“The chassis is actually Top Alcohol spec, the whole chassis, so it will handle more power than I will throw at it. Until maybe a nitro Hemi pops up? That’s probably delusional but you never know. If you said 10 years ago I would have this car, I would have said the same thing.”
When Luke revealed the car ready for licensing and testing, he had visualised the run a thousand times before in his head.
“The fastest I had been before is 174mph and this thing does 172mph to half track,” he said. “It was a huge step up.”
The car was set up very rich and safe to start with, but it still had plenty enough power to push Luke back in the seat.
“It was a shock when it launched and it kept pulling, it was a pretty good feeling,” he said. “It was pretty dialled in straight away to be honest. It has a lot of timing out of it still for a good second and a half.
“I was just trying to get my head around actually driving it. I had been thinking about it for five years so I think I was prepared. It was a good shock.”
There were some initially teething issues with the car, Luke admits.
“Mainly my stuff ups. I was just trying to get my head around the new system. The major one was the fuel shut off diversion wasn’t hooked up properly, which was my doing, and that didn’t let it run properly.
“In Queensland I backfired the intake (below) because I hit the limiter with an overzealous right foot. I can’t complain too much for a new car.”
So far, even with a cautious 15 pounds of boost, Luke has already hit a best of 6.49/207mph, making the Fiat Topolino the quickest Procharged car in the country (curiously enough, Fiat and Chrysler merged in 2014, perhaps you could stretch the argument that this now qualifies as all-Mopar).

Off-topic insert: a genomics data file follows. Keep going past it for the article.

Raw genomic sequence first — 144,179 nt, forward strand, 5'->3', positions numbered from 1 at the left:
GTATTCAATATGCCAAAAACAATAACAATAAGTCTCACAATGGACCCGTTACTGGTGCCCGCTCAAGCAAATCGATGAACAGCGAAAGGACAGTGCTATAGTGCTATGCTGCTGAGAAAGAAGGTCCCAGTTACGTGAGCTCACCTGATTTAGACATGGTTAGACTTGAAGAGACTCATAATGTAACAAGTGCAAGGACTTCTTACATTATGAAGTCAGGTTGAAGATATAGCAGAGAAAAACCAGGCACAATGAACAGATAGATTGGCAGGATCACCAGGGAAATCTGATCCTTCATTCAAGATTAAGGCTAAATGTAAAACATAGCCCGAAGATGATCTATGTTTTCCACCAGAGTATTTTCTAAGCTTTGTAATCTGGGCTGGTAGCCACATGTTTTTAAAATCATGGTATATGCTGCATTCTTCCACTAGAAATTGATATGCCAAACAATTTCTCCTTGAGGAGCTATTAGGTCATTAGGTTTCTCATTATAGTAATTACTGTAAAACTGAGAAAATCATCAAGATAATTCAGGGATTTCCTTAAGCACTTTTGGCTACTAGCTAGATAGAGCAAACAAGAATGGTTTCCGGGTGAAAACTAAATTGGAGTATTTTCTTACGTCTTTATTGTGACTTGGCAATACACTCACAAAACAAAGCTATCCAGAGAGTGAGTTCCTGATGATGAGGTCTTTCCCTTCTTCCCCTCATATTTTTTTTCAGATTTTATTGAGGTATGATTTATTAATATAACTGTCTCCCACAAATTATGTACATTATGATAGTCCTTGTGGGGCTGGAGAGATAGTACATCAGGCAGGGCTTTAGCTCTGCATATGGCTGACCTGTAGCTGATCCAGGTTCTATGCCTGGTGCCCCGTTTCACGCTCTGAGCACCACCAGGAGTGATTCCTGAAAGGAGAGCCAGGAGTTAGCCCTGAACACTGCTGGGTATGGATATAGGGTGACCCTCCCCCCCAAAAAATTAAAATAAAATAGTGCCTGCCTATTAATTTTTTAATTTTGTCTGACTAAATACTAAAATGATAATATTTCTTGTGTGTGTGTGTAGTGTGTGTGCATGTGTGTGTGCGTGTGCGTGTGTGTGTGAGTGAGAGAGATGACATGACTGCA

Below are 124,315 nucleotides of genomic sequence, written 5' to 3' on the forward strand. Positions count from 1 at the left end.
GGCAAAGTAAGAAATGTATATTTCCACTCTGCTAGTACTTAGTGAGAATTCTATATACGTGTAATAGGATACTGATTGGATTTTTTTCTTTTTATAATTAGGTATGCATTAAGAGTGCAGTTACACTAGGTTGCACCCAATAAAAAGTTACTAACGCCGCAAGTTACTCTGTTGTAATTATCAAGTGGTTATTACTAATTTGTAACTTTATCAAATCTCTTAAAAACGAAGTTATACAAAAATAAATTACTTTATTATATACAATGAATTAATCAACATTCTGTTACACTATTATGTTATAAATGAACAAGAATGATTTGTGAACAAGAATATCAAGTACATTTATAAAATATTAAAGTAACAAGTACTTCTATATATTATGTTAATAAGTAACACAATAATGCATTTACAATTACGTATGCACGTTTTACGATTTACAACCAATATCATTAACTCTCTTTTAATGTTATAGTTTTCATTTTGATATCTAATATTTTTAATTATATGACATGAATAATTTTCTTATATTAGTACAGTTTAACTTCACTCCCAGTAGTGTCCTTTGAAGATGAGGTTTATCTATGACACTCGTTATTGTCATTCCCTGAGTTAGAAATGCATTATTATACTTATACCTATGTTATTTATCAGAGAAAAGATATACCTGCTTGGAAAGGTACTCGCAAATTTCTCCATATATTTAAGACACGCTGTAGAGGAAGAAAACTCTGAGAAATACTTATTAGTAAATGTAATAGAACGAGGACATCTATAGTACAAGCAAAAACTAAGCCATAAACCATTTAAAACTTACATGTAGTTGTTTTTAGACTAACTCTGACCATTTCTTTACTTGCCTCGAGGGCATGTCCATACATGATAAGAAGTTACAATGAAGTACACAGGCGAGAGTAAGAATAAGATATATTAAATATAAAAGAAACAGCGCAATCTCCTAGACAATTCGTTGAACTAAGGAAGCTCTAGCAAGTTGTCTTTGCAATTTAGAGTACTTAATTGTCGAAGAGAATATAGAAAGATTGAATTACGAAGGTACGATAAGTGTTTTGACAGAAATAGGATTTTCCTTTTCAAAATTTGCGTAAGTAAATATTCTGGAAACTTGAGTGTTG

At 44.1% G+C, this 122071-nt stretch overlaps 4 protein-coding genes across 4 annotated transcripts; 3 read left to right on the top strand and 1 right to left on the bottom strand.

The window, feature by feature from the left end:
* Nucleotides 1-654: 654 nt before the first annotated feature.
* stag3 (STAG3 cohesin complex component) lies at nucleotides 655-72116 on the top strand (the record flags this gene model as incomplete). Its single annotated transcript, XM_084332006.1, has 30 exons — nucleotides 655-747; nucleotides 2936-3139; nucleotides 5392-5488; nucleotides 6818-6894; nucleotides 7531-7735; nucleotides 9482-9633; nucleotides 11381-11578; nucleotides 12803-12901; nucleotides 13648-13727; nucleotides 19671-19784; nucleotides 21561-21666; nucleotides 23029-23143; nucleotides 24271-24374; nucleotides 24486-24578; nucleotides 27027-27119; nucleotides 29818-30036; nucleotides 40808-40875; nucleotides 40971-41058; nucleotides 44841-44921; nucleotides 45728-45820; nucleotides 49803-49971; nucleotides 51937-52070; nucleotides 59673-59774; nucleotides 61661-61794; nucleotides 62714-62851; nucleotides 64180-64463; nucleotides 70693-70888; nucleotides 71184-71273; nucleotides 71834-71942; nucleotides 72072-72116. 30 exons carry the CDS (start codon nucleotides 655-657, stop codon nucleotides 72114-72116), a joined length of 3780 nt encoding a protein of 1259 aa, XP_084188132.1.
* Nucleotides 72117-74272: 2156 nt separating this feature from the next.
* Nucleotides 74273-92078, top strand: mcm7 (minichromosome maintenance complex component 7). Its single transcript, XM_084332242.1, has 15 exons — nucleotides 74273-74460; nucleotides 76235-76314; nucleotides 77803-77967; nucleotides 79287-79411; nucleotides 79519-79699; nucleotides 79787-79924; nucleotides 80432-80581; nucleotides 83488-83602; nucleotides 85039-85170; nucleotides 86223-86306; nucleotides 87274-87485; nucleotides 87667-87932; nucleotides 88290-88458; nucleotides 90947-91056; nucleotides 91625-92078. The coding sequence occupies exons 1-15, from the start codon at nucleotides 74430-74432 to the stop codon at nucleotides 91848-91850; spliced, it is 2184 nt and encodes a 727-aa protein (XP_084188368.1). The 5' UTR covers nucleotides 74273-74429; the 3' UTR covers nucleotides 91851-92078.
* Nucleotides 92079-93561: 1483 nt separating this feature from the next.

“With another 10% overdrive in it it should go 6.1s at 215-218mph. The convertor and everything were made for more boost, so that was always our plan.
“The car has only done 12 full runs and we are learning how these Procharger things work. This is the first time I have even had a data logger, so it is good to actually know what is going in with the motor rather than guessing.”
Outright performance is one thing, reliability is another. Racers in Modified know that sometimes there is barely enough time to pack the chutes and refuel before you are required back in the staging lanes.
To cope with running hot, Luke equipped the altered with a full coolant system on it, which means in addition to the methanol fuel it can be harder to warm up than cool down. The Turbo 400 Pro Trans two speed transmission was designed with its large capacity in mind, keeping cool for run after run, while the FTI convertor is what the Top Dragster teams in the USA run. There is even a compressor on board to help pump up the tyres on the car between passes.
“I could honestly drive it to the start line and drive it back. I know my crew situation might be lacking at times, I planned the build so myself and my wife Cherie could run the car with just the two of us. If it ever ran a five, I think I would drive it back, just to prove you could. But we are a little bit off that yet!
“Comp is out of the question with too many cubic inches, so we always plan to play in Modified.”
With this savage altered residing in the shed at home, Luke said it is a nice feeling to be able to see the physical representation of his drag racing dream.
“She is all together now and we are very happy with the way it turned out. It is good when the vision becomes reality. I can go and look at it any time I want now. It came together exactly like the picture in my head. I couldn’t do it without my wife Cherie who shares my obsession – and her business Affordable Mortgage Solutions is my major sponsor!”
You can expect to find this awesome car at most Sydney events and perhaps a sprinkling of Willowbank events as well.
“Travelling is hard with my work, but I would love to get back to Perth one day or head to Hidden Valley. For now Sydney and Willowbank will be in it, I plan on running the Track Championship and the big meets.”